Kirby unfairness and DC Superman rights issues and both Big Two renumbering their line is going to implode the industry. Burn baby burn. Bring on the Rapture. Judgement day.

Kirby is going to murder you in your dreams if you buy Marvel.

Boycott Marvel!

"Clowes gets it, but his imitators don’t; when Tomine draws someone in spandex it’s not to show us how absurd and fantastic it can be, it’s to heckle and point out how banal of a concept superheroes are to him. We don’t need that sort of cheeky arrogance in any genre of comics. If he despises it so much, Tomine should follow Sammy Harkam’s example and never draw this type of material under any circumstance whatsoever."

Oh, really?

What sort of cheeky arrogance DO we need, then, and in which genre of comics do we need it? Perhaps ANY form of cheeky arrogance (or perhaps some arrogance other than the cheeky flavor? Maybe SASSY arrogance or UPPITY arrogance is more amenable to your desires?) other than an artist being so ornery as to express his dislike for the hallowed concept of garishly costumed & super-powered champions and villains beating the shit out of each other a la the WWF, right?


Better that Tomine do nothing but diss Captain Spandex Muscleman with every genius-level stroke of his "imitator"'s pen than no one ever insult that tapped-out fantasy subgenre again.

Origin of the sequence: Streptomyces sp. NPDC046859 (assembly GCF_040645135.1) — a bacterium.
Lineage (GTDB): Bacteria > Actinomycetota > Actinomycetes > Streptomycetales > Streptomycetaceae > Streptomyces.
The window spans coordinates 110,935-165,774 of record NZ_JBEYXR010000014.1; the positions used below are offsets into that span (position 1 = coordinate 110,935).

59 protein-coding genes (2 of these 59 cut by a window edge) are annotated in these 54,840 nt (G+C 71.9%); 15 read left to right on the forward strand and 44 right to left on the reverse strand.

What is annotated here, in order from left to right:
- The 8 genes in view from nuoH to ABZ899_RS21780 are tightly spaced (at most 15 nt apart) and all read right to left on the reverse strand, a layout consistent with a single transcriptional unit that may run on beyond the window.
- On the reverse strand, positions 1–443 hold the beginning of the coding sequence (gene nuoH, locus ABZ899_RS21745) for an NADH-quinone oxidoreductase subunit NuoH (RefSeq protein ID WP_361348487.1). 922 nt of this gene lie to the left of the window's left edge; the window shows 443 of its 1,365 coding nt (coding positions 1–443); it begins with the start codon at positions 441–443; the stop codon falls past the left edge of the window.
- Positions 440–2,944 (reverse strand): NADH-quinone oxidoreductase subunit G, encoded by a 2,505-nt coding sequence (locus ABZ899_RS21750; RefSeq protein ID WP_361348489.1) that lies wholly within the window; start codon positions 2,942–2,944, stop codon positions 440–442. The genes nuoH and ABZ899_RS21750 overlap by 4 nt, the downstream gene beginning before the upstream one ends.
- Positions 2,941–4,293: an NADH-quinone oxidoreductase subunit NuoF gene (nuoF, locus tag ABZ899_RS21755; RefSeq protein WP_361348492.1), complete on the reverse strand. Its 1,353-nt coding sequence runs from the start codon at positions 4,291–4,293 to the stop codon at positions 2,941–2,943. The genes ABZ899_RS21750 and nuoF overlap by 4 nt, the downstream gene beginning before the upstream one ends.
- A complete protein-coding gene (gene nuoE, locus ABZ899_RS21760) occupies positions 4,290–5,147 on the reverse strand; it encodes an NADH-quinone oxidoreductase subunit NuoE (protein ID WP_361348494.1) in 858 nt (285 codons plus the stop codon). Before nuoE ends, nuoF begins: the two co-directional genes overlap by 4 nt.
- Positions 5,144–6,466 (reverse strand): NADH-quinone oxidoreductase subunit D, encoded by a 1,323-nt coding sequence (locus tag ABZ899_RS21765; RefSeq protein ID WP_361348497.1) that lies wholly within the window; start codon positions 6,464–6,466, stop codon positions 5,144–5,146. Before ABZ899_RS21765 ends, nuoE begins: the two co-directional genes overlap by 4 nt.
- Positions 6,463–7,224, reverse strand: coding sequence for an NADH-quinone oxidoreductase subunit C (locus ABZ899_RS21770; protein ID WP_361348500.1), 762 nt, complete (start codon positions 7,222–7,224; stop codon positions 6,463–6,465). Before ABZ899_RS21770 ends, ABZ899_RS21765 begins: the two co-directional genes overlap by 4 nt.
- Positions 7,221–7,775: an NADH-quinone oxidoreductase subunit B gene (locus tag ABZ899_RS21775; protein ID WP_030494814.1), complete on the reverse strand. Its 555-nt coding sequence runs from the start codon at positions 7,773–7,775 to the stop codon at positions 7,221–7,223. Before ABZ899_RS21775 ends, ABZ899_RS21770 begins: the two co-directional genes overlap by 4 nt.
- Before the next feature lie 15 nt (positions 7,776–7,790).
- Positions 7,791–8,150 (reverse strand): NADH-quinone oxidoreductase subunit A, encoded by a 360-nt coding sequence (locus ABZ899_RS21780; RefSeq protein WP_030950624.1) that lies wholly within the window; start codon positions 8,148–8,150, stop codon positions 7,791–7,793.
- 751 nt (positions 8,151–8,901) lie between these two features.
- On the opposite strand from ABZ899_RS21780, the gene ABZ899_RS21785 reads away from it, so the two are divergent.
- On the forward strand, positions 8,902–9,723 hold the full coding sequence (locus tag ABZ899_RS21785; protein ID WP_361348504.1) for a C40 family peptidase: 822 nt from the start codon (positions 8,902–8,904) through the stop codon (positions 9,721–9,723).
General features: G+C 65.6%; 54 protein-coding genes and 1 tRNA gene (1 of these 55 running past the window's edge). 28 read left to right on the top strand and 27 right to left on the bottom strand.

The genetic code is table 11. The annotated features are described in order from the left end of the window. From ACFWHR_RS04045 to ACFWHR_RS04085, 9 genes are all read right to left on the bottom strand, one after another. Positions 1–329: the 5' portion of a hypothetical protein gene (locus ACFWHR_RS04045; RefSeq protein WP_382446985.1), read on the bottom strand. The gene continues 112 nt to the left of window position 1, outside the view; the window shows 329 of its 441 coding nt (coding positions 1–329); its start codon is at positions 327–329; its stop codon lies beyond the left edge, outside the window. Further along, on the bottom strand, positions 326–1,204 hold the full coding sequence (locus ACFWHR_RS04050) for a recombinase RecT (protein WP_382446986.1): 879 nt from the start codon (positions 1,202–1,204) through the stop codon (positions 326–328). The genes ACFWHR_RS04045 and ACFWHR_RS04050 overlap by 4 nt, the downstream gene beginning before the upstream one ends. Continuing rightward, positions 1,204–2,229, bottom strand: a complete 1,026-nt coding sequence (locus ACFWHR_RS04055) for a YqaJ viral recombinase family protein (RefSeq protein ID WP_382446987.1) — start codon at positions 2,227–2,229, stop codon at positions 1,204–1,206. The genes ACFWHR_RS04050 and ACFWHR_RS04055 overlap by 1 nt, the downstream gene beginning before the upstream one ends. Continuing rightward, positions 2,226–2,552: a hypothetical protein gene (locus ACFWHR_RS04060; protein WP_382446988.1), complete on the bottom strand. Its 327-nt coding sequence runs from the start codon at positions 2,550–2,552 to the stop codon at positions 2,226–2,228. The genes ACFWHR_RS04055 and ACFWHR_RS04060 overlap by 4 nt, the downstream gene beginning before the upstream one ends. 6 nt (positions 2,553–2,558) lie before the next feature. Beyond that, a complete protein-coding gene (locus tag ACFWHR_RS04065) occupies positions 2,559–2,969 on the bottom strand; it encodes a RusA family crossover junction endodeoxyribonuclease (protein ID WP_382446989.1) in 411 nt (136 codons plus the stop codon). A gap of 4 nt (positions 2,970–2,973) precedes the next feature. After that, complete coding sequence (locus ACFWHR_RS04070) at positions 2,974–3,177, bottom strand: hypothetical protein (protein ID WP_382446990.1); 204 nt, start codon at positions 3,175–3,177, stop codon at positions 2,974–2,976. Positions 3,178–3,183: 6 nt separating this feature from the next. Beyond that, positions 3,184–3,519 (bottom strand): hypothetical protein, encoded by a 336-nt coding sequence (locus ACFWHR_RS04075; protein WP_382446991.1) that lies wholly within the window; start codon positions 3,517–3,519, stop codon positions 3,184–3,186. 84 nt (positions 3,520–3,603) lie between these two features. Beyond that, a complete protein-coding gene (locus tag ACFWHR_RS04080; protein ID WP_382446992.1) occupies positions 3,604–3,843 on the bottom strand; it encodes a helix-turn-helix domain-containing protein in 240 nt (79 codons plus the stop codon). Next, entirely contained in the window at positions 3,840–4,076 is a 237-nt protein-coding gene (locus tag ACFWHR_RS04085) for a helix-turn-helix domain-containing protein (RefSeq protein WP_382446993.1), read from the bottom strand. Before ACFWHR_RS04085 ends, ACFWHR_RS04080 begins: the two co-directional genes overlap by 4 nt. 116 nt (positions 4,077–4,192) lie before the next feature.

Better a thousand, blood-drenched ninjas eviscer~ ah, never mind. Whatever, fanboy.

Great piece, and I totally agree. I wish more people could work on Big 2 properties without having to shed their sensibilities and style.

Also, people getting all mad about a dissenting opinion in the comments of this blog of all places is pretty funny.

Oh and it's good to know that this site's fanboys can dish it out, but can't take it.

Superhero fans love to say that Marvel and DC dominate the "industry", but I don't think that's true, at least if you venture outside of your average comic shop. They dominate the Diamond-distributed direct market, but that's just a fraction of the whole "comics industry", which encompasses manga, European imports, self-published comics/minicomics, webcomics, graphic novels and pamphlet comics from a wide variety of "corporate" publishers, newspaper strips, gag cartoons, and, I dunno, probably graffiti if you really want to get inclusive. To call the two mired-in-the-past dinosaurs that are still standing on the backs of Jack Kirby, Siegel and Shuster, and Bob Kane and Bill Finger the "mainstream", or even "corporate" (what about Fantagraphics, Oni Press, First Second, Viz, Kodansha, etc., etc.?), is like treating publishers of new versions of pulp novels as the primary purveyors of fiction literature. It's ridiculous. Superheroes are the fringe, and their fans need to realize that they're a bunch of weirdos obsessed with silly fantasies about people in fetish gear, not some sort of dominant aspect of any culture.